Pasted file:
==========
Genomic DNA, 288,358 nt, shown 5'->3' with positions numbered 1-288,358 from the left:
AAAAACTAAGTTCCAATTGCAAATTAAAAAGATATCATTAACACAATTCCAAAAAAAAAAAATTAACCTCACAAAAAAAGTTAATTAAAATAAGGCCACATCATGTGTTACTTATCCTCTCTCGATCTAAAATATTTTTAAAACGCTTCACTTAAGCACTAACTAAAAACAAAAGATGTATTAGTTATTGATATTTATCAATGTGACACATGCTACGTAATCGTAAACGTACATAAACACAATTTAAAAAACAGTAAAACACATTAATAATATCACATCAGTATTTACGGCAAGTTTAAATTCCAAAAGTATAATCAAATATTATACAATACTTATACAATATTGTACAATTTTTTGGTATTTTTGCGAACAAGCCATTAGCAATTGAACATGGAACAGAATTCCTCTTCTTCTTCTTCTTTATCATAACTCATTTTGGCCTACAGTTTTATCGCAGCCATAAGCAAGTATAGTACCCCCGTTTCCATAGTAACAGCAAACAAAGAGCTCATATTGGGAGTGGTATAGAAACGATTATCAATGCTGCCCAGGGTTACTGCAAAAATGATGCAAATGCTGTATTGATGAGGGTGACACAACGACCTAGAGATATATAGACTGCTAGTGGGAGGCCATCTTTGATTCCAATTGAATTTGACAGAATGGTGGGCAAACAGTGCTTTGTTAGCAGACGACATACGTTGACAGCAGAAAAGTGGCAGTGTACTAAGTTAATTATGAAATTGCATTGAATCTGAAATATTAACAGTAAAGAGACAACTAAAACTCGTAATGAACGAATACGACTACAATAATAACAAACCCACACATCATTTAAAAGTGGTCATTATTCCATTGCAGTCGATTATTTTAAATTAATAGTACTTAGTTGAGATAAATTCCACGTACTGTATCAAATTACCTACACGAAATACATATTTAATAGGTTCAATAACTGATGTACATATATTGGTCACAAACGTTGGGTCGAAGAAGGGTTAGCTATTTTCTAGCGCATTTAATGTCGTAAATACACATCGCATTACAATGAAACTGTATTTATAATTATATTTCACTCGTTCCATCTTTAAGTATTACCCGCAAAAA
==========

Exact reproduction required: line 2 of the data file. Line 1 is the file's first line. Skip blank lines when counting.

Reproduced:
AAAAACTAAGTTCCAATTGCAAATTAAAAAGATATCATTAACACAATTCCAAAAAAAAAAAATTAACCTCACAAAAAAAGTTAATTAAAATAAGGCCACATCATGTGTTACTTATCCTCTCTCGATCTAAAATATTTTTAAAACGCTTCACTTAAGCACTAACTAAAAACAAAAGATGTATTAGTTATTGATATTTATCAATGTGACACATGCTACGTAATCGTAAACGTACATAAACACAATTTAAAAAACAGTAAAACACATTAATAATATCACATCAGTATTTACGGCAAGTTTAAATTCCAAAAGTATAATCAAATATTATACAATACTTATACAATATTGTACAATTTTTTGGTATTTTTGCGAACAAGCCATTAGCAATTGAACATGGAACAGAATTCCTCTTCTTCTTCTTCTTTATCATAACTCATTTTGGCCTACAGTTTTATCGCAGCCATAAGCAAGTATAGTACCCCCGTTTCCATAGTAACAGCAAACAAAGAGCTCATATTGGGAGTGGTATAGAAACGATTATCAATGCTGCCCAGGGTTACTGCAAAAATGATGCAAATGCTGTATTGATGAGGGTGACACAACGACCTAGAGATATATAGACTGCTAGTGGGAGGCCATCTTTGATTCCAATTGAATTTGACAGAATGGTGGGCAAACAGTGCTTTGTTAGCAGACGACATACGTTGACAGCAGAAAAGTGGCAGTGTACTAAGTTAATTATGAAATTGCATTGAATCTGAAATATTAACAGTAAAGAGACAACTAAAACTCGTAATGAACGAATACGACTACAATAATAACAAACCCACACATCATTTAAAAGTGGTCATTATTCCATTGCAGTCGATTATTTTAAATTAATAGTACTTAGTTGAGATAAATTCCACGTACTGTATCAAATTACCTACACGAAATACATATTTAATAGGTTCAATAACTGATGTACATATATTGGTCACAAACGTTGGGTCGAAGAAGGGTTAGCTATTTTCTAGCGCATTTAATGTCGTAAATACACATCGCATTACAATGAAACTGTATTTATAATTATATTTCACTCGTTCCATCTTTAAGTATTACCCGCAAAAA